"I am heartily glad that they have surrendered," Nat said to Turnbull; "it would have been a mere massacre if they had been obstinate. Now, will you go on board and see what state she is in. Do not accept the officers' swords. They have done all that they could, but they really never had a chance after we had once got in the right position. Order all unwounded men below. As soon as you return with your report as to the state of things, I will send you off again with twenty men to take command. You had better bring the officers back with you. Mr. Lippincott, hoist a signal to the merchantmen to lie to as soon as they get abreast of us."

Mr. Turnbull returned in twenty minutes.

"It is an awful sight," he said. "The captain and the two senior lieutenants are killed, and it was the third lieutenant who ordered the flag to be lowered. Her name is the Spartane. She carried a crew of three hundred men, of whom fifty were on board her prizes. She has lost ninety killed, and there are nearly as many more wounded, of whom at least half are hit with grape, and I fancy few of them will recover; the others are splinter wounds, some of them very bad. There are two surgeons at work. I told them that ours would come to their assistance as soon as he had done with our own wounded."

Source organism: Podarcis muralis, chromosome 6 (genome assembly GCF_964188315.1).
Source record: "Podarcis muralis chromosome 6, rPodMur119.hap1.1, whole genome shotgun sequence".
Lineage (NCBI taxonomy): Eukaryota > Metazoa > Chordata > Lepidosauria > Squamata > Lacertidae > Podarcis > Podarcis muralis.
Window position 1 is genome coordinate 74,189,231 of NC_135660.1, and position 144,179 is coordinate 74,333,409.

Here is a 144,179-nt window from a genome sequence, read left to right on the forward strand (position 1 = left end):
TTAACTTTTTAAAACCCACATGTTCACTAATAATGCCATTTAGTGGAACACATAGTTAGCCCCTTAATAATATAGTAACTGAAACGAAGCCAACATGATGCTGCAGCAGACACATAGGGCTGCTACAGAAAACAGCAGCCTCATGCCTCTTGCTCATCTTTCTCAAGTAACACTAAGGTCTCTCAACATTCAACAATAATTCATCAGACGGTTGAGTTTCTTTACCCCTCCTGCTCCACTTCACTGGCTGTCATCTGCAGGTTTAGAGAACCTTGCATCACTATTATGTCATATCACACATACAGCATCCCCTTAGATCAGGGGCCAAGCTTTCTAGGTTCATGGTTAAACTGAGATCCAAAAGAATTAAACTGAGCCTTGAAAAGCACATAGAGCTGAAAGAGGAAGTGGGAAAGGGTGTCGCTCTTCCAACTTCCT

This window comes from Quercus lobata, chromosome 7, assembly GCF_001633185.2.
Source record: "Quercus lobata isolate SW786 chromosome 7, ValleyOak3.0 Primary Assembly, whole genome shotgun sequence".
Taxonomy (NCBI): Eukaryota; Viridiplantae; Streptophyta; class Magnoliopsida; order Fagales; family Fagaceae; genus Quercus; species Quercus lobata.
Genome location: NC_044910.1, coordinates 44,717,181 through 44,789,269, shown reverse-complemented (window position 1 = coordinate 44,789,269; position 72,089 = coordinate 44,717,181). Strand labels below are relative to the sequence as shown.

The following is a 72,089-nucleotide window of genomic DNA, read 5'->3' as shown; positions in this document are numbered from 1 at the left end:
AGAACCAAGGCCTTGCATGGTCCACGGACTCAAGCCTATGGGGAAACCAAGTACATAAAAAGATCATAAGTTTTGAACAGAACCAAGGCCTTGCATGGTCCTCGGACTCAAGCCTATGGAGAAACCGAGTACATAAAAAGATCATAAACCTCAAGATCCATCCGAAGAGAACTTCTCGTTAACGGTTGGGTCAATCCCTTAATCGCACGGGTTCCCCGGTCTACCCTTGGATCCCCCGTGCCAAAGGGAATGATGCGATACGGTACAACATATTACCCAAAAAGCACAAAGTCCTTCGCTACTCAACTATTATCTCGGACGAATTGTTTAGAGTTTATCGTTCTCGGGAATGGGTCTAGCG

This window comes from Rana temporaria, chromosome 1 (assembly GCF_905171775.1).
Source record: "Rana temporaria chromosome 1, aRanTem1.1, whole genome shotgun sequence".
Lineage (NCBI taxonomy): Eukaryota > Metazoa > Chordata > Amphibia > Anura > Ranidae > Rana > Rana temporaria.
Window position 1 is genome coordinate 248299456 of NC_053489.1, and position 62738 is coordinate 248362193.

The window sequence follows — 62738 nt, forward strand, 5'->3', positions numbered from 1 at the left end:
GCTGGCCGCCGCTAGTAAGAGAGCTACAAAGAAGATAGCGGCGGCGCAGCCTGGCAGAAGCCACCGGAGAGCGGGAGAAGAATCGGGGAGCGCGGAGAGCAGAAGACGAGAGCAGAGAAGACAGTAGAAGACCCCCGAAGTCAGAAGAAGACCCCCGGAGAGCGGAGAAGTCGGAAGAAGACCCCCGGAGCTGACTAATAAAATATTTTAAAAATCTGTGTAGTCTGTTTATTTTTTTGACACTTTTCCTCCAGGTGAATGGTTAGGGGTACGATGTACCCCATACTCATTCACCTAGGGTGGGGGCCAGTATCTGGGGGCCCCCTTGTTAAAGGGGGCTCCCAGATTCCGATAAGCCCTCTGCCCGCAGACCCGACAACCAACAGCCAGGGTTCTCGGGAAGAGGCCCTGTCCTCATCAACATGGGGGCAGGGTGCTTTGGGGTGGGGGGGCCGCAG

The third lieutenant and three midshipmen, who were the sole survivors of the officers of the Spartane, soon came on board.

"Gentlemen," Nat said, "I am sorry for your misfortune, but assuredly you have nothing to reproach yourselves with. You did all that brave men could do, and did not lower your flag until further resistance would have been a crime against humanity."